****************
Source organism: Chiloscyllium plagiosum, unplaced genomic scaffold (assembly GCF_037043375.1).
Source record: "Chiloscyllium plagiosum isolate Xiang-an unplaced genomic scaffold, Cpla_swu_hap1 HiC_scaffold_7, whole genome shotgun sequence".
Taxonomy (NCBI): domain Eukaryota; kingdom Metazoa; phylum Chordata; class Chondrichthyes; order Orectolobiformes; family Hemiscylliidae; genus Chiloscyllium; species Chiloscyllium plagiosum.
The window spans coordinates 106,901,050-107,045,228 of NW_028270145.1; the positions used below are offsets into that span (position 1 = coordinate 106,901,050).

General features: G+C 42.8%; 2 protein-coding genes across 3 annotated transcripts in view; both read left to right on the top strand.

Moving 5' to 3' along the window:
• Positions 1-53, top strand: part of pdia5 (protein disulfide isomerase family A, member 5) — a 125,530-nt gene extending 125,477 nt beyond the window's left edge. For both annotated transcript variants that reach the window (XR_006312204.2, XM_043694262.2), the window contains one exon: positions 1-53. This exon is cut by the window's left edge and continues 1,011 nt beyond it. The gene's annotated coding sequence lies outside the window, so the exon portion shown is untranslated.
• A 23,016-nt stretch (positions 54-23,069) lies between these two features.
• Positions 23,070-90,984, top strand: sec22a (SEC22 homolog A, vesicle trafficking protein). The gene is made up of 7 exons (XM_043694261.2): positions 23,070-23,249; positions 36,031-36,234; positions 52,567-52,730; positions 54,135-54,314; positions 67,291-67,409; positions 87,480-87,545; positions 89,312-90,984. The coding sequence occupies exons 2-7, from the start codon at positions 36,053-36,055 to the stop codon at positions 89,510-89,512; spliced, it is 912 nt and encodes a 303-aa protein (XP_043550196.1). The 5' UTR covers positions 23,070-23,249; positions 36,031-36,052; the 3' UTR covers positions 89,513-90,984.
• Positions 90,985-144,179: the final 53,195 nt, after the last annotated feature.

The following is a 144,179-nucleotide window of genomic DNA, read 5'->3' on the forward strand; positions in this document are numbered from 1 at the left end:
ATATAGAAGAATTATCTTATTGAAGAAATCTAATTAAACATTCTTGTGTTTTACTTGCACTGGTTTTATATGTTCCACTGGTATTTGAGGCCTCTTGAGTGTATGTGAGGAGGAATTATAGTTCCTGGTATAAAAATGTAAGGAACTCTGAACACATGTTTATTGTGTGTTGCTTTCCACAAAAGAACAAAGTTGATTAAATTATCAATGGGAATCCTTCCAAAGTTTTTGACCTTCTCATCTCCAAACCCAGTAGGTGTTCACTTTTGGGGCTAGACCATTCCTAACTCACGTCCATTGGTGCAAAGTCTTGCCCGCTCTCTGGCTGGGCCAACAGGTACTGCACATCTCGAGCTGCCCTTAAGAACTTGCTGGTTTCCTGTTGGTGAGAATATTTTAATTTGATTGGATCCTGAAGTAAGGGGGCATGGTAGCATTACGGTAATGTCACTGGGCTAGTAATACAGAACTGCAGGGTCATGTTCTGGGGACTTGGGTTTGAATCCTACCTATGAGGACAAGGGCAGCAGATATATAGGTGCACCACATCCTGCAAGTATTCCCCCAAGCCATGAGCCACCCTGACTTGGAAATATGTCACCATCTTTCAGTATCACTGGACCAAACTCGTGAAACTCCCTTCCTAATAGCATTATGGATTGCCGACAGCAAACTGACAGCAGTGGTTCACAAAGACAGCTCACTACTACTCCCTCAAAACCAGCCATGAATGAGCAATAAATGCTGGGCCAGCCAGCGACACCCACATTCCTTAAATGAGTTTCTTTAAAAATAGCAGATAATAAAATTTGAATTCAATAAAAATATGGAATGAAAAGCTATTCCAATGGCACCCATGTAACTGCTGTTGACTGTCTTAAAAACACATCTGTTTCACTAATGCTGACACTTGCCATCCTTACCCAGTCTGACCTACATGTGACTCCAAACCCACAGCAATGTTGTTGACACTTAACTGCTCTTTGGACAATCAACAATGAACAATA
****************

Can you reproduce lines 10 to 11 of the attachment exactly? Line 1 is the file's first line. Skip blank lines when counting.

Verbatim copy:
• Positions 90,985-144,179: the final 53,195 nt, after the last annotated feature.

The following is a 144,179-nucleotide window of genomic DNA, read 5'->3' on the forward strand; positions in this document are numbered from 1 at the left end: